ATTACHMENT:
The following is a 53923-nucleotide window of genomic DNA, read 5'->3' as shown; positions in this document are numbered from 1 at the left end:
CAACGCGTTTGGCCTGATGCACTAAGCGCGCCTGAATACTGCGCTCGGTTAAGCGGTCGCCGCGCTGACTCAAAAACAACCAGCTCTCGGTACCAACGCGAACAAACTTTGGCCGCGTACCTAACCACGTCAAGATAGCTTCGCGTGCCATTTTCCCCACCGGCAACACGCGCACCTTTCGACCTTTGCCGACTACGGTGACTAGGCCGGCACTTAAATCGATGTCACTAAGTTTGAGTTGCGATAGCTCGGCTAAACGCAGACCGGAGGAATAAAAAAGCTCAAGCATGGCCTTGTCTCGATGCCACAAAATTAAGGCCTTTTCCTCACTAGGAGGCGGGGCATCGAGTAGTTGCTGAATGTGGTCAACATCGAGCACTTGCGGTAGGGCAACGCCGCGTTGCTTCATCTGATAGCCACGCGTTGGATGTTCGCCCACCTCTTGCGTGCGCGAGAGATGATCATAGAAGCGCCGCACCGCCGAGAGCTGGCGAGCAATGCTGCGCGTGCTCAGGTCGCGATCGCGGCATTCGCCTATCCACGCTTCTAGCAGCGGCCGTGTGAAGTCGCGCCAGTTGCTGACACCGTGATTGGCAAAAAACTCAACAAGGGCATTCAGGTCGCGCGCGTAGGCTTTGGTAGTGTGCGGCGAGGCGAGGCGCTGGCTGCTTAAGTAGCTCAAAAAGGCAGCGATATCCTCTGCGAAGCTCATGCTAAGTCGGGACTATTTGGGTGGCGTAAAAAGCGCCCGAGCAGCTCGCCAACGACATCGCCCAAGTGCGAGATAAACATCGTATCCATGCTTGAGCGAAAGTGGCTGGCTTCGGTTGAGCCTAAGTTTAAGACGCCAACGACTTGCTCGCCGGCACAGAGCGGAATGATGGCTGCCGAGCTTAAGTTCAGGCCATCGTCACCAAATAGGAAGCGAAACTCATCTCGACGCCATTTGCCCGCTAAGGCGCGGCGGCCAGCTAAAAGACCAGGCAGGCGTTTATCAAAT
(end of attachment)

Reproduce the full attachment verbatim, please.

The following is a 53923-nucleotide window of genomic DNA, read 5'->3' as shown; positions in this document are numbered from 1 at the left end:
CAACGCGTTTGGCCTGATGCACTAAGCGCGCCTGAATACTGCGCTCGGTTAAGCGGTCGCCGCGCTGACTCAAAAACAACCAGCTCTCGGTACCAACGCGAACAAACTTTGGCCGCGTACCTAACCACGTCAAGATAGCTTCGCGTGCCATTTTCCCCACCGGCAACACGCGCACCTTTCGACCTTTGCCGACTACGGTGACTAGGCCGGCACTTAAATCGATGTCACTAAGTTTGAGTTGCGATAGCTCGGCTAAACGCAGACCGGAGGAATAAAAAAGCTCAAGCATGGCCTTGTCTCGATGCCACAAAATTAAGGCCTTTTCCTCACTAGGAGGCGGGGCATCGAGTAGTTGCTGAATGTGGTCAACATCGAGCACTTGCGGTAGGGCAACGCCGCGTTGCTTCATCTGATAGCCACGCGTTGGATGTTCGCCCACCTCTTGCGTGCGCGAGAGATGATCATAGAAGCGCCGCACCGCCGAGAGCTGGCGAGCAATGCTGCGCGTGCTCAGGTCGCGATCGCGGCATTCGCCTATCCACGCTTCTAGCAGCGGCCGTGTGAAGTCGCGCCAGTTGCTGACACCGTGATTGGCAAAAAACTCAACAAGGGCATTCAGGTCGCGCGCGTAGGCTTTGGTAGTGTGCGGCGAGGCGAGGCGCTGGCTGCTTAAGTAGCTCAAAAAGGCAGCGATATCCTCTGCGAAGCTCATGCTAAGTCGGGACTATTTGGGTGGCGTAAAAAGCGCCCGAGCAGCTCGCCAACGACATCGCCCAAGTGCGAGATAAACATCGTATCCATGCTTGAGCGAAAGTGGCTGGCTTCGGTTGAGCCTAAGTTTAAGACGCCAACGACTTGCTCGCCGGCACAGAGCGGAATGATGGCTGCCGAGCTTAAGTTCAGGCCATCGTCACCAAATAGGAAGCGAAACTCATCTCGACGCCATTTGCCCGCTAAGGCGCGGCGGCCAGCTAAAAGACCAGGCAGGCGTTTATCAAAT